>did read a few more. There is a disquieting quality to Baum's writing
          >(although not nearly as depraved as Roald Dahl's.)

          I will merely say that a person who prefers the MGM movie to Baum's book
          will not get the baleful stare from me that a person who prefers Jackson's
          films to Tolkien's book would.

          - David Bratman
        • Ernest Tomlinson
          ... From: David S. Bratman To: Sent: Monday, March 03, 2003 3:16 PM Subject: Re: [mythsoc] Oz ... In some
          Message 4 of 11 , Mar 3, 2003
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            ----- Original Message -----
            From: "David S. Bratman" <dbratman@...>
            To: <mythsoc@yahoogroups.com>
            Sent: Monday, March 03, 2003 3:16 PM
            Subject: Re: [mythsoc] Oz


            > I will merely say that a person who prefers the MGM movie to Baum's book
            > will not get the baleful stare from me that a person who prefers Jackson's
            > films to Tolkien's book would.

            In some alternate universe there is an Ernest Tomlinson who was born in
            1988, fell in love with Peter Jackson's movies and watched them again and
            again, and didn't read _The Lord of the Rings_ until 2005. There he is, but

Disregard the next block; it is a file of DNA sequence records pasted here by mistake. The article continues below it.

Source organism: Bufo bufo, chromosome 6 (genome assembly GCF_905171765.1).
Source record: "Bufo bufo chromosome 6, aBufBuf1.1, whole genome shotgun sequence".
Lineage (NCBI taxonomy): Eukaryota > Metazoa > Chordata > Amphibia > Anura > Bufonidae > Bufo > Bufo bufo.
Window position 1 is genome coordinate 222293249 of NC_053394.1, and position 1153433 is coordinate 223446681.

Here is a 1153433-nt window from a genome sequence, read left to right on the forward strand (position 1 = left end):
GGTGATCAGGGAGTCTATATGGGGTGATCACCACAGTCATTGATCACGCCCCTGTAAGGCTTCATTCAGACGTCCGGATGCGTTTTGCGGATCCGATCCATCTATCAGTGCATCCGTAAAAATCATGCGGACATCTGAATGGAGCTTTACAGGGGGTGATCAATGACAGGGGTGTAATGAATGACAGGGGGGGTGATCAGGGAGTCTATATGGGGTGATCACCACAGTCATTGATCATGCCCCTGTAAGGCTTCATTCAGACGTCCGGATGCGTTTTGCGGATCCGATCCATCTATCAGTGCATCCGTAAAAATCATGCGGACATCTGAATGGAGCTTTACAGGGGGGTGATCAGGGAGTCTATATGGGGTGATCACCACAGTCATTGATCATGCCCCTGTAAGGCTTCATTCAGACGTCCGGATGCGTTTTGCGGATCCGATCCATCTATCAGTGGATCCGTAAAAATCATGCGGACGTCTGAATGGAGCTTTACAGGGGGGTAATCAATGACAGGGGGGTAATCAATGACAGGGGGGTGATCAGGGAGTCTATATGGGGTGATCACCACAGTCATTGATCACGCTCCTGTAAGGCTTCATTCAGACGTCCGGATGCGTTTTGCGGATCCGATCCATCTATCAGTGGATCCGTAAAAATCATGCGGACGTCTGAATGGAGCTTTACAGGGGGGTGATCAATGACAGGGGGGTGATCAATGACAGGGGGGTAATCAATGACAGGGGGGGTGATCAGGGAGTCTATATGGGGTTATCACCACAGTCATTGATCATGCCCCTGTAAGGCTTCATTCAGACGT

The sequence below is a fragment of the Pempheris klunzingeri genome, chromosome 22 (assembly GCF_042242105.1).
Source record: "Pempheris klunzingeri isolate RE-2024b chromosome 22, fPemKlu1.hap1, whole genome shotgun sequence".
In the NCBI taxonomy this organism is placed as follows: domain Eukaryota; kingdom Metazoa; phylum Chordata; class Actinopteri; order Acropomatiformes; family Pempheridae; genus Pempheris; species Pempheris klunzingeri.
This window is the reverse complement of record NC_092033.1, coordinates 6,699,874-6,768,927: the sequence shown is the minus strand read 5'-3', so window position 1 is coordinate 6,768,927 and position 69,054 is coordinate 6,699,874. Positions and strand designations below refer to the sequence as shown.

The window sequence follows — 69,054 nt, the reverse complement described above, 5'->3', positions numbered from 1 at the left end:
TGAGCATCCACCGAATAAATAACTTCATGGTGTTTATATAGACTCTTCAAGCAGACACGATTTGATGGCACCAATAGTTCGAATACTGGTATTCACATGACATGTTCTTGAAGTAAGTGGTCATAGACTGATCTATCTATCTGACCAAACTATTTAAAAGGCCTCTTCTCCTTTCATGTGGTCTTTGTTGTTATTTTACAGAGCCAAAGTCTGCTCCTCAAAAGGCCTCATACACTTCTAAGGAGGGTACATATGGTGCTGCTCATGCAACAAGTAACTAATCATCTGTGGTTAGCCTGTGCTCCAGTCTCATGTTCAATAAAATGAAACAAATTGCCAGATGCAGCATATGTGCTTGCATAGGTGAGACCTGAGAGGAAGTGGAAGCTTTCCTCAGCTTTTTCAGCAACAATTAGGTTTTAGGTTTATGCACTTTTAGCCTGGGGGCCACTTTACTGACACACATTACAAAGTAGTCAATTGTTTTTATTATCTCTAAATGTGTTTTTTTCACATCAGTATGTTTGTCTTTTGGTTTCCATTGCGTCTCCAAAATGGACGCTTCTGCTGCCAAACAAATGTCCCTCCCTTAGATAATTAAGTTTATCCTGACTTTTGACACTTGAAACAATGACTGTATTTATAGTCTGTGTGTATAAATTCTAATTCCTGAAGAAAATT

I haven't the slightest idea what to make of him.

            Ernest.
          • David S. Bratman
            ... If he s like the Ernest I think I m getting to know through this list, he reads the book in 2005 and says, Wow, this is even better than the movies!
            Message 5 of 11 , Mar 3, 2003
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              At 03:50 PM 3/3/2003 , Ernest wrote:

              >In some alternate universe there is an Ernest Tomlinson who was born in
              >1988, fell in love with Peter Jackson's movies and watched them again and
              >again, and didn't read _The Lord of the Rings_ until 2005. There he is, but
              >I haven't the slightest idea what to make of him.

              If he's like the Ernest I think I'm getting to know through this list, he
              reads the book in 2005 and says, "Wow, this is even better than the
              movies!" Then he re-reads it and says, "You know, it's MUCH better than
              the movies."

              The alternate David Bratman who hadn't read LOTR would probably not have
              gone to see the Jackson films at all. He wouldn't think they would